Public recognition and appointments
Caroline Haslett's organizational and management skills, magnetic personality and great gift of friendship resulted in public recognition very early in her career and ensured that she was in great demand for committee work and to serve on the boards of many public and private organisations. In 1930, she was the only woman delegate at a conference on power in Berlin.
In 1931, at the age of only 36 years, she was awarded a CBE (Commander of the Order of the British Empire) for her services to women, and in 1947 made DBE in recognition of her work for the Board of Trade and the Ministry of Labour, making her Dame Caroline Haslett.
In 1932, she was appointed the first woman Companion of the Institution of Electrical Engineers (now the Institution of Engineering and Technology).
Through her work on education for both the Women's Engineering Society
and the Electrical Association for Women
she was asked to sit on the committees and governing bodies of several colleges and universities, including the Administrative Staff College, King's College of Household & Social Science, the London School of Economics & Political Science, Queen Elizabeth College, Bedford College for Women, and the Careers & Appointments Board of Nottingham University. She also served as president of Hillcroft College, a residential college for women.
Many public appointments followed. Very early in her career she was appointed chairman of the home safety committee of the Safety First Association, and vice-president of the Royal Society for the Prevention of Accidents, both of which reflected her work on the safe use of electricity in the home.
She became a member of the councils of the British Institute of Management, the Industrial Welfare Society and the National Industrial Alliance, and a member of the Central Committee on Women's Training & Employment. As the first woman member of council and vice-president of the Royal Society of Arts, she was later elected to honorary life fellowship of the Society.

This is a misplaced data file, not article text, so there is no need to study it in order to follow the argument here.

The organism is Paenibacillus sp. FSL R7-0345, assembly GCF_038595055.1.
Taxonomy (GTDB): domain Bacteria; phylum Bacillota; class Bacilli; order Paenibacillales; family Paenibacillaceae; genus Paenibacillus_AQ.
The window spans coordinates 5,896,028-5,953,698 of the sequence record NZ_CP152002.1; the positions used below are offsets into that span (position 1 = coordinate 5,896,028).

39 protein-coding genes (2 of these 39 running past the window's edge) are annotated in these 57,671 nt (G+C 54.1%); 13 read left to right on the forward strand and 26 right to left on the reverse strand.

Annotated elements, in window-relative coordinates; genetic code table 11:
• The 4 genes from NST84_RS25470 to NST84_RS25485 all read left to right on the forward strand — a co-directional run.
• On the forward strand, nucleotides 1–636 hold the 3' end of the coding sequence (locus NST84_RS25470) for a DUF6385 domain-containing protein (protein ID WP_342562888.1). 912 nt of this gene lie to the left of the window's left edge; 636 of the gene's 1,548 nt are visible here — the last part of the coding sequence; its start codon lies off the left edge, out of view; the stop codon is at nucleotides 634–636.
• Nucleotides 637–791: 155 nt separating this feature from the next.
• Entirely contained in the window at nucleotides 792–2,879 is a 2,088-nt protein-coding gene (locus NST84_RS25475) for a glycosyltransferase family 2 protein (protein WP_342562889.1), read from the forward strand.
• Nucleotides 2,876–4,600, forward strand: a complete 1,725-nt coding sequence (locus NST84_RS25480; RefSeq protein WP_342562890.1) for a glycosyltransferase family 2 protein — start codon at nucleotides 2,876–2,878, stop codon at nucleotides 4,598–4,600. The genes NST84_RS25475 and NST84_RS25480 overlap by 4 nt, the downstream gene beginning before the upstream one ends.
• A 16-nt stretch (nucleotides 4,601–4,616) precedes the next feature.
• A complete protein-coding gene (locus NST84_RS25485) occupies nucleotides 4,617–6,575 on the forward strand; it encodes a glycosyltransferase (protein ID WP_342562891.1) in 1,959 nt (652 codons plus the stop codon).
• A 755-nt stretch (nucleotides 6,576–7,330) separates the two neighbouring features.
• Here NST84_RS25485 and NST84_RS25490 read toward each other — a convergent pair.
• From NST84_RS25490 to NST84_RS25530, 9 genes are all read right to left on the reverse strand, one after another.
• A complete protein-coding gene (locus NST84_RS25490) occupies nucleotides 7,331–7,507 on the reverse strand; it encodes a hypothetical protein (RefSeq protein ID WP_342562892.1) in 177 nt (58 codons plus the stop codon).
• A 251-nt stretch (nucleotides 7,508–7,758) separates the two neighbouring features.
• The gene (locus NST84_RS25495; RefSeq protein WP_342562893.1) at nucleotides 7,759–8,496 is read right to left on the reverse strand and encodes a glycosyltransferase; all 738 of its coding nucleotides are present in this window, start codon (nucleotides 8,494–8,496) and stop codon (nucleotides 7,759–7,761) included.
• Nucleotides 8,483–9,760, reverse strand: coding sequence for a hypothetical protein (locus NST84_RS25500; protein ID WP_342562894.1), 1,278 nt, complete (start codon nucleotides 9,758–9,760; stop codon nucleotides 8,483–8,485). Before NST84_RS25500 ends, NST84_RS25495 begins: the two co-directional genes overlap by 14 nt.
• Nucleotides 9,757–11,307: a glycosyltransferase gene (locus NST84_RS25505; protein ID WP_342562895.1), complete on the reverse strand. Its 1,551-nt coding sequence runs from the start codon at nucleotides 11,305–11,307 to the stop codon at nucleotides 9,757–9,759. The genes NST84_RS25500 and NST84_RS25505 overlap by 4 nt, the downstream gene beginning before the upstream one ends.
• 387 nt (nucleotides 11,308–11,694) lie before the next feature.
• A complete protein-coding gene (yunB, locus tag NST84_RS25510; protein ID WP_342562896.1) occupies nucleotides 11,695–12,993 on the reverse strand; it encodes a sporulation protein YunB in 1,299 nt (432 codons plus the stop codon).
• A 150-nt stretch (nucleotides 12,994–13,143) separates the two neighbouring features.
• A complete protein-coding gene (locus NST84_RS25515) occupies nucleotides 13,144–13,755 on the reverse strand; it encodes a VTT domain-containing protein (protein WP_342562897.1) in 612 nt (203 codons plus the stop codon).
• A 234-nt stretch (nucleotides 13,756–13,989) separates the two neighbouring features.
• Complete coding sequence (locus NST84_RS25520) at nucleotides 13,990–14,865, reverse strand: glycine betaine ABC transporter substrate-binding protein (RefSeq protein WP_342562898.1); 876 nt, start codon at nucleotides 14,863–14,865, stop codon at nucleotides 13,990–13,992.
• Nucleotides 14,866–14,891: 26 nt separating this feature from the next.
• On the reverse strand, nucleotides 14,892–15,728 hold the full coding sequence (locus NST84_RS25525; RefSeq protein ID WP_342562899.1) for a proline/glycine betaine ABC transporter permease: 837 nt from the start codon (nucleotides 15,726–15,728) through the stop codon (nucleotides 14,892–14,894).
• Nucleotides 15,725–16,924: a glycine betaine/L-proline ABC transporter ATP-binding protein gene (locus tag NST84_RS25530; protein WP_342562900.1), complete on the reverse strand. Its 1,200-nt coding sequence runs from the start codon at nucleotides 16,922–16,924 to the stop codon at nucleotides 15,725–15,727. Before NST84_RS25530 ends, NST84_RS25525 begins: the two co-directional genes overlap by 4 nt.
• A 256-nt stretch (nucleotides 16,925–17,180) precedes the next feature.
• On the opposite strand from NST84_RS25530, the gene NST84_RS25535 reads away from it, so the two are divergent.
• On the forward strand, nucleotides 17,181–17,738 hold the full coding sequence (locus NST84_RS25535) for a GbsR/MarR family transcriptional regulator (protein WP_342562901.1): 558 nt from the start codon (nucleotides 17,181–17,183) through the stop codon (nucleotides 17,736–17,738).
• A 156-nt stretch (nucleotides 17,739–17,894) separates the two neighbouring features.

One organisation to which she gave much time and energy was the British Federation of Business & Professional Women. On its formation in 1932, she became its first chairman, later its president. In in 1950, she became the first British president of the International Federation of Business & Professional Women, providing leadership to women around the world. She also served as a vice-president of the British Electrical Development Association.
Her gifts of stimulating thought and action in others were recognized by the Ministry of Labour in the recruiting and training of women for war-time engineering work. She was a member of the Woman's Consultative Committee and the Advisory Council of the Ministry of Labour, as well as the Advisory Council of the Appointments Department of that department. Other appointments followed.
She was sent on several war-time government missions abroad, to the USA and Canada, Sweden and Finland, and to British Forces located in the Middle East. During 1945 and 1946 as World War II came to an end, Haslett was appointed chairman of the Hosiery Working Party set up by the President of the Board of Trade at the end of the war to revive the British hosiery industry, which had ceased manufacturing during the conflict. She was delighted when it again became possible for British women to buy nylon stockings manufactured in Britain. After the war she took a leading part in women's conferences organized by the British and American authorities in Germany.
In 1947, Haslett was appointed a part-time member of the British Electricity Authority, formed to conduct the industry under public ownership. She served on the BEA and its successor bodies until her last illness in 1956. Another post-war appointment that gave her particular pleasure was to be a member of the Crawley New Town Development Corporation, as it related to her own home county of West Sussex.